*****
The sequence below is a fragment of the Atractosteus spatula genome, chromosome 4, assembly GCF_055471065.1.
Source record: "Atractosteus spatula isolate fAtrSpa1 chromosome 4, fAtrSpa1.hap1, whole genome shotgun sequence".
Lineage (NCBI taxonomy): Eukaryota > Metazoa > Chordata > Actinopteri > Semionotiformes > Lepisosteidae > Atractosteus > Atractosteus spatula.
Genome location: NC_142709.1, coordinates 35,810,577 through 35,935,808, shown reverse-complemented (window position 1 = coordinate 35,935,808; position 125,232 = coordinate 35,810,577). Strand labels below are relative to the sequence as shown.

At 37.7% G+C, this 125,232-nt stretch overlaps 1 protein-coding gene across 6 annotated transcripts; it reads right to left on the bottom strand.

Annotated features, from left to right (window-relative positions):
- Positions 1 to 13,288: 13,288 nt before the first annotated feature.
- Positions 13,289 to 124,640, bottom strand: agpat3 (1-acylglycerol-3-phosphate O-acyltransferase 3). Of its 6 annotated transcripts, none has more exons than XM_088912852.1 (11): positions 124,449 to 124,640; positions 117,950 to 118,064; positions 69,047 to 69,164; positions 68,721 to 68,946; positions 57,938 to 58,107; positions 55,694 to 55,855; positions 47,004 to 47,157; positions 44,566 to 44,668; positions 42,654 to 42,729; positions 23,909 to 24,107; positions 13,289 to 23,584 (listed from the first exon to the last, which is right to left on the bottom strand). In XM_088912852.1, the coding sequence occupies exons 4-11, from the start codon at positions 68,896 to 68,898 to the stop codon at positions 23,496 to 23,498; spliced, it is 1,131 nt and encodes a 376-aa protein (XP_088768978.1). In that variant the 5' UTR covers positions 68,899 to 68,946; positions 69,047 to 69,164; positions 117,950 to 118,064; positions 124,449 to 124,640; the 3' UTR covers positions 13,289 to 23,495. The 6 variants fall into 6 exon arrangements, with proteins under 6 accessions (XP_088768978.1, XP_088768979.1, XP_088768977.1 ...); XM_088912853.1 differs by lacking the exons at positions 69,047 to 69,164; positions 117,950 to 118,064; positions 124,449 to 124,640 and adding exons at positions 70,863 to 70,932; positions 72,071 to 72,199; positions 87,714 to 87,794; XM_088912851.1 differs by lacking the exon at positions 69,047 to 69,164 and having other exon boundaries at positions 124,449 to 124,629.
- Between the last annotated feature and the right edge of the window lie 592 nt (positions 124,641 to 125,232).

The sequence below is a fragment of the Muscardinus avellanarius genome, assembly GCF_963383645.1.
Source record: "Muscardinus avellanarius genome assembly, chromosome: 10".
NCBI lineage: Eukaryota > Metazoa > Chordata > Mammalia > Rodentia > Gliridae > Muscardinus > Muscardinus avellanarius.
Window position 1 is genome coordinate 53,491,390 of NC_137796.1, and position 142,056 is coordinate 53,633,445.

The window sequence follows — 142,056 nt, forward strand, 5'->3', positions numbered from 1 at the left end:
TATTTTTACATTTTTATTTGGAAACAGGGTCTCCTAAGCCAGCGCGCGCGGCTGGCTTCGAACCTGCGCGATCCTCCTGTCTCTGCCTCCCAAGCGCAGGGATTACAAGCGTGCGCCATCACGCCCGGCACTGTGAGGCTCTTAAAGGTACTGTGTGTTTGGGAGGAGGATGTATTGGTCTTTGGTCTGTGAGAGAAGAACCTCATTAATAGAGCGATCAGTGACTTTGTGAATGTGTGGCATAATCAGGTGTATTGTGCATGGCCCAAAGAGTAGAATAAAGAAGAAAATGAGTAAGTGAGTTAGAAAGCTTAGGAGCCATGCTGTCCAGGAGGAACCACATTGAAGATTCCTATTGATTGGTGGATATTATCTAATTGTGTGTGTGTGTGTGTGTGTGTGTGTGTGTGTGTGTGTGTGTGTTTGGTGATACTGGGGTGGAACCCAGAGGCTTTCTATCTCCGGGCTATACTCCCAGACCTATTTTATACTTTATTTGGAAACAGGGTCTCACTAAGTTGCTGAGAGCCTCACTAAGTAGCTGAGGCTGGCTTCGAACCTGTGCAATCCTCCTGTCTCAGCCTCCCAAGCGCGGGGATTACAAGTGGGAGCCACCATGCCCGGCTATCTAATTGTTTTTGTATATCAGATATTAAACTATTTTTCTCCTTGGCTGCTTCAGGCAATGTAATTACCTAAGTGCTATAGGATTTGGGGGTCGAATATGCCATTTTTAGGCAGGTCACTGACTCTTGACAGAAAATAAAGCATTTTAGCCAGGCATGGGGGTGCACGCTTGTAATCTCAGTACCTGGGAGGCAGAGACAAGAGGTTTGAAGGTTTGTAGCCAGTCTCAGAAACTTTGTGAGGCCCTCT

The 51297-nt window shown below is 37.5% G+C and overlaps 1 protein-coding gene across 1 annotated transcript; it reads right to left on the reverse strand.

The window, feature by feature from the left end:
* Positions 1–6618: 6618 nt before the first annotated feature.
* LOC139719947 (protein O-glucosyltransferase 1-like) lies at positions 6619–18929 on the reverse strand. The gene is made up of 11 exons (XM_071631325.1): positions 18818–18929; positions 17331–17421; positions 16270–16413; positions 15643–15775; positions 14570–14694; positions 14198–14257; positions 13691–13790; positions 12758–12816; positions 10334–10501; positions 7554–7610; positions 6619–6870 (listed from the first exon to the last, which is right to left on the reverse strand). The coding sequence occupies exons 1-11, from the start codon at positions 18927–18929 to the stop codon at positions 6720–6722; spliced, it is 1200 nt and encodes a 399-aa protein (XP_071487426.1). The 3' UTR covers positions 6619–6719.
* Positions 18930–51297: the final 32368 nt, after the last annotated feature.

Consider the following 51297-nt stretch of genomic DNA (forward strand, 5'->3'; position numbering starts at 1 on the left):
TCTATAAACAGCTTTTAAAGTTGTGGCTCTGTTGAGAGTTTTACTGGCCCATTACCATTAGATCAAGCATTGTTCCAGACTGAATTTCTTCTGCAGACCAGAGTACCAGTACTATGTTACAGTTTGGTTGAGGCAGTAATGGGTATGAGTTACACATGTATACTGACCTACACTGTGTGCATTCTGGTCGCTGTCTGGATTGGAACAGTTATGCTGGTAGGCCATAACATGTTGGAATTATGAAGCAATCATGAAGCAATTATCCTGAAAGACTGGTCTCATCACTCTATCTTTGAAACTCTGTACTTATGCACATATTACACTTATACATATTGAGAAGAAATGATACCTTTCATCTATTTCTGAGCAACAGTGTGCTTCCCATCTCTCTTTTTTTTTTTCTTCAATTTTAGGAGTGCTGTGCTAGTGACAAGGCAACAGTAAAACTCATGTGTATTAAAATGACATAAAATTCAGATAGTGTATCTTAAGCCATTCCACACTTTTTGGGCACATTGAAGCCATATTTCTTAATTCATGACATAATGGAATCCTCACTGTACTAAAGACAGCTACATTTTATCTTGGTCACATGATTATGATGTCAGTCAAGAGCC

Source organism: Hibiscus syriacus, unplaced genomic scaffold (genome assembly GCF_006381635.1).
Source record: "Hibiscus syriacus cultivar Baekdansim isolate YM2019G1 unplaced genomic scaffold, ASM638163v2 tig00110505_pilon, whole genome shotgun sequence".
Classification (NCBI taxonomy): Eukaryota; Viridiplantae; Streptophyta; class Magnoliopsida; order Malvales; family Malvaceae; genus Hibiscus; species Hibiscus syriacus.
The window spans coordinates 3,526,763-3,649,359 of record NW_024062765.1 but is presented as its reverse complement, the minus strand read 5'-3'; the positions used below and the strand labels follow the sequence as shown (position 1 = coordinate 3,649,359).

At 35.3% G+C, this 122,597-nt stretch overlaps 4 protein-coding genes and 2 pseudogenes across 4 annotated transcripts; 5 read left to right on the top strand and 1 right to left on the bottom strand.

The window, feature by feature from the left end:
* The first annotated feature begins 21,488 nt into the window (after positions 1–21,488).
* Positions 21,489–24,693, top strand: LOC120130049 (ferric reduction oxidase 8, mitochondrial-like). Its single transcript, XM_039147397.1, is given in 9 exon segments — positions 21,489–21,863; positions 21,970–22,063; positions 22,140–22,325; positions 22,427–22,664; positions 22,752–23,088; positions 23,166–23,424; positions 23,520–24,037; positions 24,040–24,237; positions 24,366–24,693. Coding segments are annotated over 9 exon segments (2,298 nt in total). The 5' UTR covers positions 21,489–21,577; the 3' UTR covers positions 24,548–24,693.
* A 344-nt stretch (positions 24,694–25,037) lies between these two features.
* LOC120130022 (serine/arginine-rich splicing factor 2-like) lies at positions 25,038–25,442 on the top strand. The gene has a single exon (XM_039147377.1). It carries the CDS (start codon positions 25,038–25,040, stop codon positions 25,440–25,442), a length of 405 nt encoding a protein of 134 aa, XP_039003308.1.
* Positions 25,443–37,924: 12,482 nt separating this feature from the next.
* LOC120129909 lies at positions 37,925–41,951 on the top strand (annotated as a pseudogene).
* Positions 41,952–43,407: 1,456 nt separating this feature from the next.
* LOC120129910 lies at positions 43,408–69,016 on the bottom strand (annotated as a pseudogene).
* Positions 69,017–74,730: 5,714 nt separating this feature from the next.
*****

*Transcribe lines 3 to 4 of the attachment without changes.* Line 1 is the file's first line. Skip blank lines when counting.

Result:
Lineage (NCBI taxonomy): Eukaryota > Metazoa > Chordata > Actinopteri > Semionotiformes > Lepisosteidae > Atractosteus > Atractosteus spatula.
Genome location: NC_142709.1, coordinates 35,810,577 through 35,935,808, shown reverse-complemented (window position 1 = coordinate 35,935,808; position 125,232 = coordinate 35,810,577). Strand labels below are relative to the sequence as shown.